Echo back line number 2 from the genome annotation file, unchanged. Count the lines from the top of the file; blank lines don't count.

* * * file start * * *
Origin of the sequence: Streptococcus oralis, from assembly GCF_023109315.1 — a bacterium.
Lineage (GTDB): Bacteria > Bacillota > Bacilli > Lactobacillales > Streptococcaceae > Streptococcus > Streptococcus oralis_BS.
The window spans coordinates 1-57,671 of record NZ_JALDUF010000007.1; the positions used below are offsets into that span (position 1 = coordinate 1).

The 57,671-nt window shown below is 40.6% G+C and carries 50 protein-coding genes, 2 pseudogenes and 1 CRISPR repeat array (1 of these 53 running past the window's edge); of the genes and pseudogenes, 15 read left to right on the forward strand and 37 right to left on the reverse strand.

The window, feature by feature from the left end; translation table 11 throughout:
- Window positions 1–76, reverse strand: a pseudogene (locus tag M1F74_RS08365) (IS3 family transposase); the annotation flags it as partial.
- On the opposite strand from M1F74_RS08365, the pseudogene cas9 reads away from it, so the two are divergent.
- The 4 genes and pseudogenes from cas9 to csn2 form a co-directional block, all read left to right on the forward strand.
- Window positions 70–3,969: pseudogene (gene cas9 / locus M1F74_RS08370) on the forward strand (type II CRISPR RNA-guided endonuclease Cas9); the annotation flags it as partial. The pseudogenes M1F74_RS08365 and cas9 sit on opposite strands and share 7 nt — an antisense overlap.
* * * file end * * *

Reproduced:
Lineage (GTDB): Bacteria > Bacillota > Bacilli > Lactobacillales > Streptococcaceae > Streptococcus > Streptococcus oralis_BS.